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“Big Picture”: measuring data giants

“Big Picture”: measuring data giants“Big Picture”: measuring data giants

Digitising three-dimensional objects to high levels of precision produces image files in sizes that have never been seen before. Conventional digital image processing is no longer enough to handle these huge, highly complex volumes of data. The "Big Picture" research project is therefore breaking new ground in the storage, processing and analysis of this image data - now with the help of a mummy more than 1000 years old.

"The aim of the ‘Big Picture' project is to use various non-destructively measuring sensor systems to obtain information that will for example enable us to derive control and regulation measures for process monitoring", says Prof. Tomas Sauer, head of the "Knowledge-Based Image Processing" Fraunhofer research group and of the University of Passau's FORWISS Institute. The large volume of data in particular requires the research and development of image processing strategies and procedures using new, intelligent approaches taken from the world of machine learning.

The subject currently being tackled by the "Big Picture" researchers is a Peruvian mummy over a 1000 years old. "We used high-resolution computer tomography to generate a terabyte of data. To enable us to process it, my team developed a program that allows us to compress the data to 5% of its size without any appreciable loss of quality. The next step is to find interesting areas and define segmentation tasks - and ultimately we also want to use automated learning methods to teach the system to be able to identify individual image areas on its own", Tomas Sauer explains. One nice side effect of this is that high-quality image capturing also enabled researchers to establish new facts and historical information about the mummy, an exhibit in Stuttgart's Linden Museum.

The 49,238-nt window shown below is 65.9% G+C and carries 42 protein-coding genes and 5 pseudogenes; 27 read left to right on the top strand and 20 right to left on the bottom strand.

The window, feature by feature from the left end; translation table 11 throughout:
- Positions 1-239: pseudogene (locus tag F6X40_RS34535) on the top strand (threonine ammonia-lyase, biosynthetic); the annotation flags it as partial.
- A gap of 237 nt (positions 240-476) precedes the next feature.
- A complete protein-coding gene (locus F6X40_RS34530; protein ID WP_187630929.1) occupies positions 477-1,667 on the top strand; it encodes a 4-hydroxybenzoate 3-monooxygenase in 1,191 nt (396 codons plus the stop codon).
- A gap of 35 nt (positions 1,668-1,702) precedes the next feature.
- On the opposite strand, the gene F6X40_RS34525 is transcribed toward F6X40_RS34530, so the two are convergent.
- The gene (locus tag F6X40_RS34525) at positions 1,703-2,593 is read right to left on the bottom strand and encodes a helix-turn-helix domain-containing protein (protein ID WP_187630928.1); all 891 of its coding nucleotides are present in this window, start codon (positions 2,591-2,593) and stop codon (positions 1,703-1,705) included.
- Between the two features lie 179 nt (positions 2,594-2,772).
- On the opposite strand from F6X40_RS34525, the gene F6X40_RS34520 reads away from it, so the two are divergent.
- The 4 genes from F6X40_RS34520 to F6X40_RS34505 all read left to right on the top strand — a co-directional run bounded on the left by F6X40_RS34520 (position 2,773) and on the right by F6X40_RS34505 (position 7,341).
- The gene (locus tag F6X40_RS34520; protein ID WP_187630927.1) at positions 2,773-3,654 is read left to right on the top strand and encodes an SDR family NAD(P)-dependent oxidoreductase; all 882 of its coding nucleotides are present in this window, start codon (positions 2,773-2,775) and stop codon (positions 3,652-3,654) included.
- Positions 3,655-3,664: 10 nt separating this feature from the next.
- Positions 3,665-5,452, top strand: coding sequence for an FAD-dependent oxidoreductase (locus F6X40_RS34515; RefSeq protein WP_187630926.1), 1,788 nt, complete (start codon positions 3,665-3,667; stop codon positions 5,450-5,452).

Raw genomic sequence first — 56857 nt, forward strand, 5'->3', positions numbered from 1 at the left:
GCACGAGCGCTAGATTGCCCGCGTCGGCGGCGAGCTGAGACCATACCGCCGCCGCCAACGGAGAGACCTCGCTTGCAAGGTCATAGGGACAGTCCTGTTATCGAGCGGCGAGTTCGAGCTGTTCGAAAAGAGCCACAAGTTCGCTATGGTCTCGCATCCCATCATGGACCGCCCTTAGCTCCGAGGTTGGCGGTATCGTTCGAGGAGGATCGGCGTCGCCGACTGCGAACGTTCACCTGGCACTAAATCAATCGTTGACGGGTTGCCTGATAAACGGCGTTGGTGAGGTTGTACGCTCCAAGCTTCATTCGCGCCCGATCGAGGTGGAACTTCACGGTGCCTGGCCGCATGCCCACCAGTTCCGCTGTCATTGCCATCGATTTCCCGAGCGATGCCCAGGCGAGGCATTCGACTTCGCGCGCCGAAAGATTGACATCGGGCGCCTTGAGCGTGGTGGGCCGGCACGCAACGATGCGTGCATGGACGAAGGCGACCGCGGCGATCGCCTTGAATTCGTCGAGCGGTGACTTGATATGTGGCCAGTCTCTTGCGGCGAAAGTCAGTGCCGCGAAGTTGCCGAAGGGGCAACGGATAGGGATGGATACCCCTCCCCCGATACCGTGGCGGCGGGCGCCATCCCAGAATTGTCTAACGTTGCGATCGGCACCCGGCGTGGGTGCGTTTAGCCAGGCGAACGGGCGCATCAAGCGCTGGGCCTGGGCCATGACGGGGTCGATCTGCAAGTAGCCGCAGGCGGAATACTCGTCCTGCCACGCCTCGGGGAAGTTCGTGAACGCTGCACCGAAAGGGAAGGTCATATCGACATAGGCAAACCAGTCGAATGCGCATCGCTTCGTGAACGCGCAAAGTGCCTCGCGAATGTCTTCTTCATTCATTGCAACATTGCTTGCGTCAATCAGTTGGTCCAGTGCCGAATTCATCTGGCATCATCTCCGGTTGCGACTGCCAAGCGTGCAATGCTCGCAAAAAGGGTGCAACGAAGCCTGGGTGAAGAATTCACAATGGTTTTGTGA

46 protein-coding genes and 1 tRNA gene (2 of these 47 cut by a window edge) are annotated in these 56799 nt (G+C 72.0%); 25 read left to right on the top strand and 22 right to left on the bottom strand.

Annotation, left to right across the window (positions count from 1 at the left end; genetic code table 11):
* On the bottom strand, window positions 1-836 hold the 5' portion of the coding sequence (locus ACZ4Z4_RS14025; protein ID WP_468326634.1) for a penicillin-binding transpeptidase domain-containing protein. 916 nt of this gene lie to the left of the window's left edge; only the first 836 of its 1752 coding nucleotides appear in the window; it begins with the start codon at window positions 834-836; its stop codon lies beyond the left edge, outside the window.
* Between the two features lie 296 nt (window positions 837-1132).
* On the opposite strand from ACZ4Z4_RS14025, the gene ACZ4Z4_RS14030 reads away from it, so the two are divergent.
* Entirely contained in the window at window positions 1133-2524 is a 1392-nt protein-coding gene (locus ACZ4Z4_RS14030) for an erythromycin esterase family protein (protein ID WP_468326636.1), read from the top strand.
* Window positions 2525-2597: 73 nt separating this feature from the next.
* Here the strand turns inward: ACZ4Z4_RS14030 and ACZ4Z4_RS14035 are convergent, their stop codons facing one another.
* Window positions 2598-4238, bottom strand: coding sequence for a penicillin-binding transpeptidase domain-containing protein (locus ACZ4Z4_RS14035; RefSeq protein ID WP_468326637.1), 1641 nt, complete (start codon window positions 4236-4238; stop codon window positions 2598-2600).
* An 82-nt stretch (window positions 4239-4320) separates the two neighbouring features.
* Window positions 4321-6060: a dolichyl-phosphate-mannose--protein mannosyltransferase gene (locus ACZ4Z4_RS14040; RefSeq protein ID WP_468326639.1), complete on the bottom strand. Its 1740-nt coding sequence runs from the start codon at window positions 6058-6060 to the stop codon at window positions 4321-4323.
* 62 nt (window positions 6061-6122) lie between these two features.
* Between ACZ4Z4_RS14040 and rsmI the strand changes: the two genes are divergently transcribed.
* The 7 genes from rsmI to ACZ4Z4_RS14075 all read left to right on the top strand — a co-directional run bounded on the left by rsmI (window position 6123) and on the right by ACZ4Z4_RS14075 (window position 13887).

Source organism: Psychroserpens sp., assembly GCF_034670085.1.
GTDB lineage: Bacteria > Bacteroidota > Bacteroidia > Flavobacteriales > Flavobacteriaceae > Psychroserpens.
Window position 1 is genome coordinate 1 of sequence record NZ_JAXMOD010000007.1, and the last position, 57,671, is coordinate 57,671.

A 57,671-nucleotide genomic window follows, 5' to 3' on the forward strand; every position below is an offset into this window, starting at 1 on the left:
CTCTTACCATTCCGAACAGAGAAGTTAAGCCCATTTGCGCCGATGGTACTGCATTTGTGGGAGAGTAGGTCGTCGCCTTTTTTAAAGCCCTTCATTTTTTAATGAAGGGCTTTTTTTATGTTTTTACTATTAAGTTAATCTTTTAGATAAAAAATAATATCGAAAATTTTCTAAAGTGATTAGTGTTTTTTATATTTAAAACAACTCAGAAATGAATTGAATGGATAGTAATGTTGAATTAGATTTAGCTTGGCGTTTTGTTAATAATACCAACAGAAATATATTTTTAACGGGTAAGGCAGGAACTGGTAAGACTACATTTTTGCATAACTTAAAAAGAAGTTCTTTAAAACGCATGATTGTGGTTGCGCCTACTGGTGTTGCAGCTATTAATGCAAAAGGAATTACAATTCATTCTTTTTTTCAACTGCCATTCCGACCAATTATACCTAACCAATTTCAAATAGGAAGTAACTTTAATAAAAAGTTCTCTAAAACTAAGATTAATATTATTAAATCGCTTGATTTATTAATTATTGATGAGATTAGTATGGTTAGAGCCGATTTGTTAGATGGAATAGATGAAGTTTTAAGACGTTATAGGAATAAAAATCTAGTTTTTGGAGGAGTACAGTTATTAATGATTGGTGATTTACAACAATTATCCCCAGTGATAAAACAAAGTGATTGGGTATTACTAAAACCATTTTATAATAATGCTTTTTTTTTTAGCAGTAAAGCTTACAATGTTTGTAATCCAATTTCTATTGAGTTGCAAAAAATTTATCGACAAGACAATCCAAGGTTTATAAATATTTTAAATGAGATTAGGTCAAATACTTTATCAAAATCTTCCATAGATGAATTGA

The procedures developed here can in principle be applied to numerous different sectors: the automotive industry, for example, where sensor technology and image processing via computer tomography can be used for large, safety-related cast iron components, or where crash cars can be examined on a purely virtual basis. "Tomography enables production-integrated control of safety-related components such as cylinder heads. ‘Big Picture' is seeking to develop solutions that significantly improve this technology's applicability", Sauer explains.

Project period 01.03.2017 - 29.02.2020
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